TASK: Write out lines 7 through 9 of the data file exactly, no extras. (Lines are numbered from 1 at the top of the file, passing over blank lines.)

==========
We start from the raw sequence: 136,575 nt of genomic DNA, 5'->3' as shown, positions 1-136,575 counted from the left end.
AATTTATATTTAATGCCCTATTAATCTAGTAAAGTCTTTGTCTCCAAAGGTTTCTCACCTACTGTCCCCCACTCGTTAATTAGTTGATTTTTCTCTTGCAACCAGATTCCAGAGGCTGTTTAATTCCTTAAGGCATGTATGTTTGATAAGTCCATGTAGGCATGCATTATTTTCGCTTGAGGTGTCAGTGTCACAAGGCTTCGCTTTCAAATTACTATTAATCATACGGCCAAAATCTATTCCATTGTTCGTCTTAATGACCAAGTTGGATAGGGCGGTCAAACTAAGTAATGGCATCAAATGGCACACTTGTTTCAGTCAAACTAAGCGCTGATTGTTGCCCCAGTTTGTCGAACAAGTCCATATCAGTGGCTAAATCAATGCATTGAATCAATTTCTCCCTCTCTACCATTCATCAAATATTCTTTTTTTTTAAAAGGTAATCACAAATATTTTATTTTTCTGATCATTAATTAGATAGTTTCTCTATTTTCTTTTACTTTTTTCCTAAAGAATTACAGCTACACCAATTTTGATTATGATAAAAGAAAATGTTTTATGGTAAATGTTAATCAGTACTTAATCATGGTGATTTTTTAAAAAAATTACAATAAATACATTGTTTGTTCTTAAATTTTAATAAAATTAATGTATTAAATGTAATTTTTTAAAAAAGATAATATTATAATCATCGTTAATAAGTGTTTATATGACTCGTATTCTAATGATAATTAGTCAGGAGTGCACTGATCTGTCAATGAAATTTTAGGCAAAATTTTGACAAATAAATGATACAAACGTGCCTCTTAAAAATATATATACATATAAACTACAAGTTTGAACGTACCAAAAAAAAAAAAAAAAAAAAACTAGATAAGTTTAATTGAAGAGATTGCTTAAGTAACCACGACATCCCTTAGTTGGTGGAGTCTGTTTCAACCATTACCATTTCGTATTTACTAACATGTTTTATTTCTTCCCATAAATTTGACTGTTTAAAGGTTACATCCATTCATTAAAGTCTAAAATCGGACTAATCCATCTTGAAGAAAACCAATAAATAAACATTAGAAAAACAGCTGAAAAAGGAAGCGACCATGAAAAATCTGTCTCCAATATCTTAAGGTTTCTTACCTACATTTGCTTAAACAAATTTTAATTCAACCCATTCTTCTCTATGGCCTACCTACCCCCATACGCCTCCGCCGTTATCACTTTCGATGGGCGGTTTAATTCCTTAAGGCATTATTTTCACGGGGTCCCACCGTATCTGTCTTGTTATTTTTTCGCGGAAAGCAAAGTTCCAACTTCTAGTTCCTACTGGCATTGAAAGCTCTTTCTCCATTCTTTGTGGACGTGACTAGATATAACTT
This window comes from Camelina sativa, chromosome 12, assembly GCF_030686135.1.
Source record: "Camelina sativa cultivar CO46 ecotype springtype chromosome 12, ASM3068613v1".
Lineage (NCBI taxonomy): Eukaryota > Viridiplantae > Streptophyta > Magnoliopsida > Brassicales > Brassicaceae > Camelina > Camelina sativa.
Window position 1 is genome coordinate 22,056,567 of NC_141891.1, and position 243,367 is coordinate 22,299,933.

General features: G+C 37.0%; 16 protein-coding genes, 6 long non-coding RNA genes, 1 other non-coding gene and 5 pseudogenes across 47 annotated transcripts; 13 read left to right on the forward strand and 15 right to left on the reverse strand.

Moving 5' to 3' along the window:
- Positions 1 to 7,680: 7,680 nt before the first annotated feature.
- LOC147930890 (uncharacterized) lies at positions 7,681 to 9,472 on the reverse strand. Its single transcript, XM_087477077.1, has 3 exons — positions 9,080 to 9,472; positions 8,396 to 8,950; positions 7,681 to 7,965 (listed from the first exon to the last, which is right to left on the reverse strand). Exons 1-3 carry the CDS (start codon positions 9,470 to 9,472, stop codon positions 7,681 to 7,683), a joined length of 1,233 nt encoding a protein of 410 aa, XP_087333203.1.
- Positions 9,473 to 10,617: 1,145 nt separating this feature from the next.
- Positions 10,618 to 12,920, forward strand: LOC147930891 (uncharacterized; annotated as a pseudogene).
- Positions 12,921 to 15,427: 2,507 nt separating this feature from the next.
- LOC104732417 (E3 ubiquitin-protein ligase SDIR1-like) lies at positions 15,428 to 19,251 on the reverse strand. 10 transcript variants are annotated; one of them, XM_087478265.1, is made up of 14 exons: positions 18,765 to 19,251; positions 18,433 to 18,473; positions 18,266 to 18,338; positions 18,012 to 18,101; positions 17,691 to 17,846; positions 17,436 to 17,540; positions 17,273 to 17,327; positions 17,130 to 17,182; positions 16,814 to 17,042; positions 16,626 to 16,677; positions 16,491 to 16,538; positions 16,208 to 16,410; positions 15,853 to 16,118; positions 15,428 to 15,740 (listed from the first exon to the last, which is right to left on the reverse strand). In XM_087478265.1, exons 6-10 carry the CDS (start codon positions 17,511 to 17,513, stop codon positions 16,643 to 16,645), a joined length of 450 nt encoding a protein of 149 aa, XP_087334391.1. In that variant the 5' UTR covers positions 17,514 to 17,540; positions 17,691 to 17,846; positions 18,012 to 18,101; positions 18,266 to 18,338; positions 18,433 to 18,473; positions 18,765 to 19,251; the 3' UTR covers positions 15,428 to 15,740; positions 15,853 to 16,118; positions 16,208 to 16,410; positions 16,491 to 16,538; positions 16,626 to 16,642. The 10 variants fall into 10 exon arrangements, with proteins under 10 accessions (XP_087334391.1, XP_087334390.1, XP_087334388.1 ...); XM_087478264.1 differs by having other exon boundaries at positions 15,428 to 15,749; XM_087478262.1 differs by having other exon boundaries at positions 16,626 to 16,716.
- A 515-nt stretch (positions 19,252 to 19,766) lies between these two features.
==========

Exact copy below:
General features: G+C 37.0%; 16 protein-coding genes, 6 long non-coding RNA genes, 1 other non-coding gene and 5 pseudogenes across 47 annotated transcripts; 13 read left to right on the forward strand and 15 right to left on the reverse strand.

Moving 5' to 3' along the window:
- Positions 1 to 7,680: 7,680 nt before the first annotated feature.